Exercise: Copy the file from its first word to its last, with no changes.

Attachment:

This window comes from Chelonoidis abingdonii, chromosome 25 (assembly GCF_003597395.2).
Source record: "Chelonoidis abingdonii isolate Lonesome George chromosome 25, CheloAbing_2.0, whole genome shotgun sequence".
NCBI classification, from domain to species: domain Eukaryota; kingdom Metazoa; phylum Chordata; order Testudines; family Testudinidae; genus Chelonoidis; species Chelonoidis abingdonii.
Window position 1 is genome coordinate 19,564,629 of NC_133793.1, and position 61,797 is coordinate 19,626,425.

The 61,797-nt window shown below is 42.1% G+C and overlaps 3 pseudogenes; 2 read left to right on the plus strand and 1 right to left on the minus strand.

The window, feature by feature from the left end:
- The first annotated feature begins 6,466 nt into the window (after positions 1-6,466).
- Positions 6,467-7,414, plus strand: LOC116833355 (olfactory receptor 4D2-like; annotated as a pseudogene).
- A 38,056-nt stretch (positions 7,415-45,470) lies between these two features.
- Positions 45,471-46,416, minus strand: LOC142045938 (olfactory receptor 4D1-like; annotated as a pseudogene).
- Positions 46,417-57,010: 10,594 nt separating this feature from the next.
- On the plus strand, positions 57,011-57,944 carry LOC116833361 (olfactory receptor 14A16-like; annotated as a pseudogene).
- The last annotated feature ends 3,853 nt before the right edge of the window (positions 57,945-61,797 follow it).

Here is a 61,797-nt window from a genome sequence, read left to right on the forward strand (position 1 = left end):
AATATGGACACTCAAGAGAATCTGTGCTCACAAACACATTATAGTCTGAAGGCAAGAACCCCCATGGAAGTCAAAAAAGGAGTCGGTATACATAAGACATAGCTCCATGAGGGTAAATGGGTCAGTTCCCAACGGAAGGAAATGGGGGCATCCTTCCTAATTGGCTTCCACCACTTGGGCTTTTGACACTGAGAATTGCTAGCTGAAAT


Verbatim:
This window comes from Chelonoidis abingdonii, chromosome 25 (assembly GCF_003597395.2).
Source record: "Chelonoidis abingdonii isolate Lonesome George chromosome 25, CheloAbing_2.0, whole genome shotgun sequence".
NCBI classification, from domain to species: domain Eukaryota; kingdom Metazoa; phylum Chordata; order Testudines; family Testudinidae; genus Chelonoidis; species Chelonoidis abingdonii.
Window position 1 is genome coordinate 19,564,629 of NC_133793.1, and position 61,797 is coordinate 19,626,425.

The 61,797-nt window shown below is 42.1% G+C and overlaps 3 pseudogenes; 2 read left to right on the plus strand and 1 right to left on the minus strand.

The window, feature by feature from the left end:
- The first annotated feature begins 6,466 nt into the window (after positions 1-6,466).
- Positions 6,467-7,414, plus strand: LOC116833355 (olfactory receptor 4D2-like; annotated as a pseudogene).
- A 38,056-nt stretch (positions 7,415-45,470) lies between these two features.
- Positions 45,471-46,416, minus strand: LOC142045938 (olfactory receptor 4D1-like; annotated as a pseudogene).
- Positions 46,417-57,010: 10,594 nt separating this feature from the next.
- On the plus strand, positions 57,011-57,944 carry LOC116833361 (olfactory receptor 14A16-like; annotated as a pseudogene).
- The last annotated feature ends 3,853 nt before the right edge of the window (positions 57,945-61,797 follow it).

Here is a 61,797-nt window from a genome sequence, read left to right on the forward strand (position 1 = left end):
AATATGGACACTCAAGAGAATCTGTGCTCACAAACACATTATAGTCTGAAGGCAAGAACCCCCATGGAAGTCAAAAAAGGAGTCGGTATACATAAGACATAGCTCCATGAGGGTAAATGGGTCAGTTCCCAACGGAAGGAAATGGGGGCATCCTTCCTAATTGGCTTCCACCACTTGGGCTTTTGACACTGAGAATTGCTAGCTGAAAT